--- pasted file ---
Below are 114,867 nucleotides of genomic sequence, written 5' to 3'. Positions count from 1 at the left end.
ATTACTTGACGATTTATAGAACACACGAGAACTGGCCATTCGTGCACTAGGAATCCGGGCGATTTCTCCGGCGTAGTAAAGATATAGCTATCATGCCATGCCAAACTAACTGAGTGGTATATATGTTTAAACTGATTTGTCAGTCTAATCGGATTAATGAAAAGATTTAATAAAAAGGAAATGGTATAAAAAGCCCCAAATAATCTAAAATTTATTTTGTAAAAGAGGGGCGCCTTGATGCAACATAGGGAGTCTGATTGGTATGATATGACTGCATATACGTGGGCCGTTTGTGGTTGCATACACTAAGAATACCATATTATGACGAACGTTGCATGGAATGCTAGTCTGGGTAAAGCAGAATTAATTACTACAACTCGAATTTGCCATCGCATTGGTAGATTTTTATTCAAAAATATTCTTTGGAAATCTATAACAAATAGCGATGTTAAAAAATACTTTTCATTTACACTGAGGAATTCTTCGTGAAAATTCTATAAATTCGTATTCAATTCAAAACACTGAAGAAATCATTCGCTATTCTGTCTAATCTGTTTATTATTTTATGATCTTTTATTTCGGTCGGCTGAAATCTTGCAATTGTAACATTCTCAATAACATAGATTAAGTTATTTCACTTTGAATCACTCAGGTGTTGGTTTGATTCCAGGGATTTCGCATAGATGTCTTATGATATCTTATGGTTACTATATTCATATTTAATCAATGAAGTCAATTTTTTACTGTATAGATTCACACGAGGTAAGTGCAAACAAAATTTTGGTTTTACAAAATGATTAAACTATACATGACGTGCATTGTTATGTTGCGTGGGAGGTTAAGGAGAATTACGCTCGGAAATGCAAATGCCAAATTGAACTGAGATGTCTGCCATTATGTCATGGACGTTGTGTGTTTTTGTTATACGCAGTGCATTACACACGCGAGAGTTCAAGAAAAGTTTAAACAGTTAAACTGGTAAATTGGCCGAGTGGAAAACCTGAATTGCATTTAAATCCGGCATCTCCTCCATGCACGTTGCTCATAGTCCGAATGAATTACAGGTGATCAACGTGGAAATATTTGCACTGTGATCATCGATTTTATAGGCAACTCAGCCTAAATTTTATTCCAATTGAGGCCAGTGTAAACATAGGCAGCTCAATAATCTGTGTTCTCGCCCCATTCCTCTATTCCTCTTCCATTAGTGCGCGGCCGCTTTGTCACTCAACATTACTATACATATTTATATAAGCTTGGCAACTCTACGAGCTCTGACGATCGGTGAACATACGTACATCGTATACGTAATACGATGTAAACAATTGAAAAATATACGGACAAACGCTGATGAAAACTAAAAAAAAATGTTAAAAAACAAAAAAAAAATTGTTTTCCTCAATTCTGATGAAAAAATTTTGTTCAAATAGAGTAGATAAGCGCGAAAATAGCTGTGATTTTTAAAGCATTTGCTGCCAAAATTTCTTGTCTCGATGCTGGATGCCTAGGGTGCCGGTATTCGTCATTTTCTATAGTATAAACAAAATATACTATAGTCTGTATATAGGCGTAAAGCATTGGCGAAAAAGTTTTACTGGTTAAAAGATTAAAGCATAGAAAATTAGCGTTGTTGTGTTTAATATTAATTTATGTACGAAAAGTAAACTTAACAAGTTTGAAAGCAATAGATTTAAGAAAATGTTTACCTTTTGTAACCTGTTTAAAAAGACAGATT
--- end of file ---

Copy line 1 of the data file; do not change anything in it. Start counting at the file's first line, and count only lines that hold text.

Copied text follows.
Below are 114,867 nucleotides of genomic sequence, written 5' to 3'. Positions count from 1 at the left end.